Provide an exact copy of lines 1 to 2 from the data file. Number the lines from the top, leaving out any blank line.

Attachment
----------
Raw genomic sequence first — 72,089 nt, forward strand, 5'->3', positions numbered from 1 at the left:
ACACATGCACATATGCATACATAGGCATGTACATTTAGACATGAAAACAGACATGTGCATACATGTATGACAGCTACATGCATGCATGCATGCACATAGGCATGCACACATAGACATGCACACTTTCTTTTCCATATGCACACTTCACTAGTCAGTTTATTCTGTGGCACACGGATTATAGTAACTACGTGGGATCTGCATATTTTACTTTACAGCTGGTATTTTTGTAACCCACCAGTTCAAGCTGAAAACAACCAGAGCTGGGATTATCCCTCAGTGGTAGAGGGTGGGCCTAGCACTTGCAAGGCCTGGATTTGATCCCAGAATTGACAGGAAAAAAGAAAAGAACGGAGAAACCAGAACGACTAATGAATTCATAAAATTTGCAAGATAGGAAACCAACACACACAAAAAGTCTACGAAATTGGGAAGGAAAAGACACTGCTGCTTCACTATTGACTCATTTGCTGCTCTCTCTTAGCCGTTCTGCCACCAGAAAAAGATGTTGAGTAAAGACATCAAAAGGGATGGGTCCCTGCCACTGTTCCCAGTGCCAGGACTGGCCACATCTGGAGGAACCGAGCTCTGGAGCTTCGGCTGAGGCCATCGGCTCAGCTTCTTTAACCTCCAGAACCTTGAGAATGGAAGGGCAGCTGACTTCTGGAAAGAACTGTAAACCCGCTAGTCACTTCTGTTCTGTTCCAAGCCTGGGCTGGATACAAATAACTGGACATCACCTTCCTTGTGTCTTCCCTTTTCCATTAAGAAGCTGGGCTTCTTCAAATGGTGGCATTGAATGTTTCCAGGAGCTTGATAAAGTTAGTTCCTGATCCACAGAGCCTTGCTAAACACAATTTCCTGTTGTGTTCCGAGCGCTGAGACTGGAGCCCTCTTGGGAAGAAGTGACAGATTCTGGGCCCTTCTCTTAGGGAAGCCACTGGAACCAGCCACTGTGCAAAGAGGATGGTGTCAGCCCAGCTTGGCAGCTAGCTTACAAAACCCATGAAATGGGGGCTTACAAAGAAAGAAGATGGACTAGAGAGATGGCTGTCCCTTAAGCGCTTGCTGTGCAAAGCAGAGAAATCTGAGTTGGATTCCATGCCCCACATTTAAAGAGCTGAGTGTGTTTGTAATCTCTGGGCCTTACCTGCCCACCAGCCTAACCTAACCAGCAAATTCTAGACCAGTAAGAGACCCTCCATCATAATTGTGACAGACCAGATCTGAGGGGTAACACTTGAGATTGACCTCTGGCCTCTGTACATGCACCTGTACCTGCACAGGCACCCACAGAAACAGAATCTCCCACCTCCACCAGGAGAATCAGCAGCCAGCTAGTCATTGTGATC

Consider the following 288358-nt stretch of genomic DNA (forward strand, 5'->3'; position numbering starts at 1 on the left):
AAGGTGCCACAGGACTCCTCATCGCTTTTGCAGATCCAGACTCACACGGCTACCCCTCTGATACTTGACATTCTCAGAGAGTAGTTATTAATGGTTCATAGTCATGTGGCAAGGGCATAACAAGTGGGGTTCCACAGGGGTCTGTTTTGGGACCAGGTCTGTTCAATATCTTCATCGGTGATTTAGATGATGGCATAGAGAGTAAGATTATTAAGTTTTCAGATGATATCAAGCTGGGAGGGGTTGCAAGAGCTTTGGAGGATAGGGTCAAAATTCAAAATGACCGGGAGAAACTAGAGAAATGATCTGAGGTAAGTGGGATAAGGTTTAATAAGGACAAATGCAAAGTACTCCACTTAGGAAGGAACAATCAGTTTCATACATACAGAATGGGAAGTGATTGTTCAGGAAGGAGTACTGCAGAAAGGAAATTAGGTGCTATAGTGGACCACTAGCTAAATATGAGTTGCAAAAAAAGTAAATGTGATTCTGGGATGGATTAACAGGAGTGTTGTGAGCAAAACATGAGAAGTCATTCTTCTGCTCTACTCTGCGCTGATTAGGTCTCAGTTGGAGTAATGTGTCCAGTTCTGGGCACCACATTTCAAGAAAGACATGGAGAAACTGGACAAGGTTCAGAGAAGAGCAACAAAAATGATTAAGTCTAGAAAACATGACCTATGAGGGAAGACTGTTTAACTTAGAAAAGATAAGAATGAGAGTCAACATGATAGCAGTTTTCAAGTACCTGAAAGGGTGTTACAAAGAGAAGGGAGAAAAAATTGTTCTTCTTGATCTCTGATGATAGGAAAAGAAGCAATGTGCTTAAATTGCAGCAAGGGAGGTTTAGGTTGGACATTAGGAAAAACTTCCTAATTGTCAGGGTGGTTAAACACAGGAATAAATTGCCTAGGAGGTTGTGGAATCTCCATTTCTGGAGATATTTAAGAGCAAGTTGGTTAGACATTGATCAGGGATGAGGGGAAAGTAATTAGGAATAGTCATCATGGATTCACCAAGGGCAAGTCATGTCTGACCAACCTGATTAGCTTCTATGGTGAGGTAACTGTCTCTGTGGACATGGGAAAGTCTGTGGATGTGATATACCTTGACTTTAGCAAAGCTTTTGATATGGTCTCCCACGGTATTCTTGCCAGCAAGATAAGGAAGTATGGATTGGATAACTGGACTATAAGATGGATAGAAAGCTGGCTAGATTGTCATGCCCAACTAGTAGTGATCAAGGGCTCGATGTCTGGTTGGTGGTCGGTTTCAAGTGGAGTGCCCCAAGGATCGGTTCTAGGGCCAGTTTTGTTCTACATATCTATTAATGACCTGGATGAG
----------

Raw genomic sequence first — 72,089 nt, forward strand, 5'->3', positions numbered from 1 at the left:
ACACATGCACATATGCATACATAGGCATGTACATTTAGACATGAAAACAGACATGTGCATACATGTATGACAGCTACATGCATGCATGCATGCACATAGGCATGCACACATAGACATGCACACTTTCTTTTCCATATGCACACTTCACTAGTCAGTTTATTCTGTGGCACACGGATTATAGTAACTACGTGGGATCTGCATATTTTACTTTACAGCTGGTATTTTTGTAACCCACCAGTTCAAGCTGAAAACAACCAGAGCTGGGATTATCCCTCAGTGGTAGAGGGTGGGCCTAGCACTTGCAAGGCCTGGATTTGATCCCAGAATTGACAGGAAAAAAGAAAAGAACGGAGAAACCAGAACGACTAATGAATTCATAAAATTTGCAAGATAGGAAACCAACACACACAAAAAGTCTACGAAATTGGGAAGGAAAAGACACTGCTGCTTCACTATTGACTCATTTGCTGCTCTCTCTTAGCCGTTCTGCCACCAGAAAAAGATGTTGAGTAAAGACATCAAAAGGGATGGGTCCCTGCCACTGTTCCCAGTGCCAGGACTGGCCACATCTGGAGGAACCGAGCTCTGGAGCTTCGGCTGAGGCCATCGGCTCAGCTTCTTTAACCTCCAGAACCTTGAGAATGGAAGGGCAGCTGACTTCTGGAAAGAACTGTAAACCCGCTAGTCACTTCTGTTCTGTTCCAAGCCTGGGCTGGATACAAATAACTGGACATCACCTTCCTTGTGTCTTCCCTTTTCCATTAAGAAGCTGGGCTTCTTCAAATGGTGGCATTGAATGTTTCCAGGAGCTTGATAAAGTTAGTTCCTGATCCACAGAGCCTTGCTAAACACAATTTCCTGTTGTGTTCCGAGCGCTGAGACTGGAGCCCTCTTGGGAAGAAGTGACAGATTCTGGGCCCTTCTCTTAGGGAAGCCACTGGAACCAGCCACTGTGCAAAGAGGATGGTGTCAGCCCAGCTTGGCAGCTAGCTTACAAAACCCATGAAATGGGGGCTTACAAAGAAAGAAGATGGACTAGAGAGATGGCTGTCCCTTAAGCGCTTGCTGTGCAAAGCAGAGAAATCTGAGTTGGATTCCATGCCCCACATTTAAAGAGCTGAGTGTGTTTGTAATCTCTGGGCCTTACCTGCCCACCAGCCTAACCTAACCAGCAAATTCTAGACCAGTAAGAGACCCTCCATCATAATTGTGACAGACCAGATCTGAGGGGTAACACTTGAGATTGACCTCTGGCCTCTGTACATGCACCTGTACCTGCACAGGCACCCACAGAAACAGAATCTCCCACCTCCACCAGGAGAATCAGCAGCCAGCTAGTCATTGTGATC